Konig A.,Fraunhofer Institute for Chemical Technology | Kroke E.,TU Bergakademie Freiberg
Fire and Materials | Year: 2012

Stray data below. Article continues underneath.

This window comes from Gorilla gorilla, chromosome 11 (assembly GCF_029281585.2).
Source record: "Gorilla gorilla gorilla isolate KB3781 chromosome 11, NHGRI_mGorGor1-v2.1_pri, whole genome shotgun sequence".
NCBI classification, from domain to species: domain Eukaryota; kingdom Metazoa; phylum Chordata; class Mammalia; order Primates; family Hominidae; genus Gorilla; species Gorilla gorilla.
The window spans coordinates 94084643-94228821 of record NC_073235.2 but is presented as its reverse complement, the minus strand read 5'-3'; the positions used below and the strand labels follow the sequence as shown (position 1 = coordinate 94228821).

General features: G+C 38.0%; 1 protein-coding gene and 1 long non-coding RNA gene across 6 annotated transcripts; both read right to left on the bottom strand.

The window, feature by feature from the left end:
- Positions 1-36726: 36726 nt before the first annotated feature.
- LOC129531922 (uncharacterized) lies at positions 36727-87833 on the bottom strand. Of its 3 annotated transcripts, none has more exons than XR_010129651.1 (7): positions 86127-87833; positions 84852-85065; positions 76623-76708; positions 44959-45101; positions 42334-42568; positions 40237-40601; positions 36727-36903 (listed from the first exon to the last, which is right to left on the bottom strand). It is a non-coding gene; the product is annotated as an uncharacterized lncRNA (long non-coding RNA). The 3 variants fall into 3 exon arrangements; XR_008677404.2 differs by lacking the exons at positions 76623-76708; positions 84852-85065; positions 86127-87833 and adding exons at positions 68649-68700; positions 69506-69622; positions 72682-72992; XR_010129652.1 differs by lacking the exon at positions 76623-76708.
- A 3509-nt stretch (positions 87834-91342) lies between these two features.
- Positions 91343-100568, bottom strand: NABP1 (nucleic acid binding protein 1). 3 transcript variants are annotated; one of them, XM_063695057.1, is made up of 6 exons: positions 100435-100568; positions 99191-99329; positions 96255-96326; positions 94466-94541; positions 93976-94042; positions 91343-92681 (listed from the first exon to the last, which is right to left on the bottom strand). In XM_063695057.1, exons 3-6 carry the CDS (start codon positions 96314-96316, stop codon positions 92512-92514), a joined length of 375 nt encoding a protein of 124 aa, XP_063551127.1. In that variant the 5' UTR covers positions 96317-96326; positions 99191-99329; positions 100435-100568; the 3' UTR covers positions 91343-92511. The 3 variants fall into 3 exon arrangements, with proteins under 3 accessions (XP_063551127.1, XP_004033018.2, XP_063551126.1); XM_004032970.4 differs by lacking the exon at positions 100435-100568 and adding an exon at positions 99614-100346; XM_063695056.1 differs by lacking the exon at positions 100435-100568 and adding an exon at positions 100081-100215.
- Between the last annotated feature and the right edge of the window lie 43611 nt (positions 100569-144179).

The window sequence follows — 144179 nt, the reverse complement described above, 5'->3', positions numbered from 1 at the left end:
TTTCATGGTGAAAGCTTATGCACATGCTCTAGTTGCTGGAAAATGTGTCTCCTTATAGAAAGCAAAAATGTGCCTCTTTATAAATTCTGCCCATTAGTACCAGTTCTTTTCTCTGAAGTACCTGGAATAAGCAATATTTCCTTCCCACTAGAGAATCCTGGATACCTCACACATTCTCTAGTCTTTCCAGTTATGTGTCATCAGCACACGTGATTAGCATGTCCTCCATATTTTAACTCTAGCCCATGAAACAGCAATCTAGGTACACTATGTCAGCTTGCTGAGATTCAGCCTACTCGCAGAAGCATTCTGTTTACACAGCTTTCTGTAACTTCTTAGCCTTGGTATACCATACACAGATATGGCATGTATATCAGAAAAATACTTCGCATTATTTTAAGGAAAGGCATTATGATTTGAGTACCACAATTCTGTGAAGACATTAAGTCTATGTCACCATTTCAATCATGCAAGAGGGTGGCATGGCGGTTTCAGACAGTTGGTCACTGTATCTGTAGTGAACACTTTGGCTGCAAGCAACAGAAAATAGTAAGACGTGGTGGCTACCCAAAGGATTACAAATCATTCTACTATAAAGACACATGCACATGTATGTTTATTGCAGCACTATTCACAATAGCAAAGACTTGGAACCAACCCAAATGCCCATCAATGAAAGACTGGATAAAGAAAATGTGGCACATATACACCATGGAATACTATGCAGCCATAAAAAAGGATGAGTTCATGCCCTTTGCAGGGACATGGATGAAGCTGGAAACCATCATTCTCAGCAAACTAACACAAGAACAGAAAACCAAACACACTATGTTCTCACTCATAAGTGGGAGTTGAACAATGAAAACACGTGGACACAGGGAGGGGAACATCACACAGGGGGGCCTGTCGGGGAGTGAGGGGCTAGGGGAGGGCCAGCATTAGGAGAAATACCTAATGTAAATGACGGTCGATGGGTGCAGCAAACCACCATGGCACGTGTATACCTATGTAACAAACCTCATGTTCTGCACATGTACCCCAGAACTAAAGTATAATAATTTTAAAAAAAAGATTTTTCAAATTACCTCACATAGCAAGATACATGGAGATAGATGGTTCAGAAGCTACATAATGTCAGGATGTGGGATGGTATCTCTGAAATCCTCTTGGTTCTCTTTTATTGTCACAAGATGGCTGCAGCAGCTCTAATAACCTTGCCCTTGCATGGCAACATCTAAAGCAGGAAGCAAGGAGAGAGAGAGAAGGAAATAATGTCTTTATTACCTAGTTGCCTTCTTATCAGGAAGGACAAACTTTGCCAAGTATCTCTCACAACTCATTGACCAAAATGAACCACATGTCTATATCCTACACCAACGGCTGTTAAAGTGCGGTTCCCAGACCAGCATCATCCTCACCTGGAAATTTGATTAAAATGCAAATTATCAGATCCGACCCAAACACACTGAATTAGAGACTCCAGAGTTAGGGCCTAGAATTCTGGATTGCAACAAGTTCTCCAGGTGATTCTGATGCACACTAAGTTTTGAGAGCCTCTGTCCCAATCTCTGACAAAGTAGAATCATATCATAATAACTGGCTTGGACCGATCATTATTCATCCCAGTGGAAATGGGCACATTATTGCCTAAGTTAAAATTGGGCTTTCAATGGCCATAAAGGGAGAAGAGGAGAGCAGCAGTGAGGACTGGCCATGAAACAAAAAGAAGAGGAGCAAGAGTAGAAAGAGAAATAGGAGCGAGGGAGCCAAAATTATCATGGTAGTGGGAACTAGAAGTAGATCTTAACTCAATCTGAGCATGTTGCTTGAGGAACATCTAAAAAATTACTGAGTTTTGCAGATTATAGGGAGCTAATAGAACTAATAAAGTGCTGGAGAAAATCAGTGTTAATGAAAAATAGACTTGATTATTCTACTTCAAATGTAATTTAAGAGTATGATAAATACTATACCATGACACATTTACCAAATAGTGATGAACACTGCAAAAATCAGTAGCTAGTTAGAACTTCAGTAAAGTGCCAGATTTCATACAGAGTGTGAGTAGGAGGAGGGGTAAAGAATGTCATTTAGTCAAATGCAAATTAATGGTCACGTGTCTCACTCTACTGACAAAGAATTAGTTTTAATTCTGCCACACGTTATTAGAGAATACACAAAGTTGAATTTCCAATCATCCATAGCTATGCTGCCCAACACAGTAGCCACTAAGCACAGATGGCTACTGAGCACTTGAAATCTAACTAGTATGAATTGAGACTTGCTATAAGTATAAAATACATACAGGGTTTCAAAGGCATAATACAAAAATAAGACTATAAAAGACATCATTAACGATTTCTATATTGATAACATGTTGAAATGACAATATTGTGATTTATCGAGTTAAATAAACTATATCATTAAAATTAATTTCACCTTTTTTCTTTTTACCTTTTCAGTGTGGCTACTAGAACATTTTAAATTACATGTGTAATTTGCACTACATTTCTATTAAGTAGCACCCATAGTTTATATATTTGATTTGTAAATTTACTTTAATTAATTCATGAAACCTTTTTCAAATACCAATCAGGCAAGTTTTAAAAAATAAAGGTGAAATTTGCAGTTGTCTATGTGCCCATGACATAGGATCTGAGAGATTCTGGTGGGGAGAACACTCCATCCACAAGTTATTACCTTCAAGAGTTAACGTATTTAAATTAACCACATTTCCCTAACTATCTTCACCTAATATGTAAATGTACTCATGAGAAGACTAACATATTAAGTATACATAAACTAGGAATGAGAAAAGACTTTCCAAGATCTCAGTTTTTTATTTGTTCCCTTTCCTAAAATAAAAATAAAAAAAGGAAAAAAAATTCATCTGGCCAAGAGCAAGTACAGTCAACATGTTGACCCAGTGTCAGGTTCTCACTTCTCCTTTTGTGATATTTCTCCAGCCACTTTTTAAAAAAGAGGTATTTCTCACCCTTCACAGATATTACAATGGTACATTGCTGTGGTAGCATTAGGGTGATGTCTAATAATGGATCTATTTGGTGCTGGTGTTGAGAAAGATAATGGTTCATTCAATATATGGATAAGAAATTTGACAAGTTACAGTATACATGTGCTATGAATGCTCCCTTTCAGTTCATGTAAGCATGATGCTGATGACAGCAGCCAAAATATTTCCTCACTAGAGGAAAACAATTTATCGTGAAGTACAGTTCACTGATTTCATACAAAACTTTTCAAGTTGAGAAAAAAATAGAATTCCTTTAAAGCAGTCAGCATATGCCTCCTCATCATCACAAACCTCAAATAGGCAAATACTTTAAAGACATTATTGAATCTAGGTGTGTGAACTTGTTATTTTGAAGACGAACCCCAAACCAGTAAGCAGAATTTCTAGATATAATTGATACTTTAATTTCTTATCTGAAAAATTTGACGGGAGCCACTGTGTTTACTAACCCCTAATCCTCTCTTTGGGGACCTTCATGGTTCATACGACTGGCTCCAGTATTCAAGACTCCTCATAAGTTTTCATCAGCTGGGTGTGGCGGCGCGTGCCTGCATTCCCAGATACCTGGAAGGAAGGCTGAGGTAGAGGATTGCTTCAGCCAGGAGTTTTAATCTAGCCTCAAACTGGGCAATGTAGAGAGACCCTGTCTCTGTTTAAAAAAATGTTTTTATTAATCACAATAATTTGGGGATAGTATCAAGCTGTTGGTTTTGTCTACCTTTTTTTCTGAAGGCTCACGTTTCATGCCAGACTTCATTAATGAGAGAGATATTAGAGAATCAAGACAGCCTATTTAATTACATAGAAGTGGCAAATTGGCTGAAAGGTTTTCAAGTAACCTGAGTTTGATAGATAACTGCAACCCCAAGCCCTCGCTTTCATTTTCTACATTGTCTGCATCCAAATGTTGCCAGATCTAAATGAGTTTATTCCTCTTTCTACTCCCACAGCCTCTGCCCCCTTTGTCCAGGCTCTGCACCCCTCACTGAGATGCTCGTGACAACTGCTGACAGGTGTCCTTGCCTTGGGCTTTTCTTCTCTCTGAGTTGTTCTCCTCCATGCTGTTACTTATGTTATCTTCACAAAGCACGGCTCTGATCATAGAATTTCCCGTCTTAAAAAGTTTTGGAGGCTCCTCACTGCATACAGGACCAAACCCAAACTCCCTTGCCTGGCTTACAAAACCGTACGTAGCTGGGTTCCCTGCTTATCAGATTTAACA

The chemical nature of flexible polyurethane (flex PU) foams, the low density, the high air permeability and the open cell structure cause this material to be highly flammable. The new phosphorus flame-retardant (FR) methyl-DOPO (9, 10-dihydro-9-oxa-methylphosphaphenanthrene-10-oxide) is known to show an excellent flame retarding behavior in flex PU foam by acting mainly in the gas phase. In this study, the FR working mechanism of methyl-DOPO and its ring-opened analogue MPPP (methylphenoxyphenyl-phosphinate) is investigated by TGA, TG-MS, FMVSS 302 and Cone Calorimeter measurements. Under TG-MS conditions comparable concentrations of low molecular weight species such as HPO, mathrmCH 3PO or PO 2 are released. These species are able to scavenge the H- and OH-radicals in the radical chain reactions of the flame leading to a significant increase in the CO/CO 2 ratio and the smoke density during cone calorimeter experiments. Finally, the flame retardancy of MPPP is determined to be less efficient in flex PU foam because of the higher vapor pressure compared with methyl-DOPO. Here, the vaporization of methyl-DOPO occurs in the same temperature region as the depolymerization of the urethane and the bisubstituted urea groups during pyrolysis of the foam leading to an optimal interaction. Copyright © 2010 John Wiley & Sons, Ltd. Source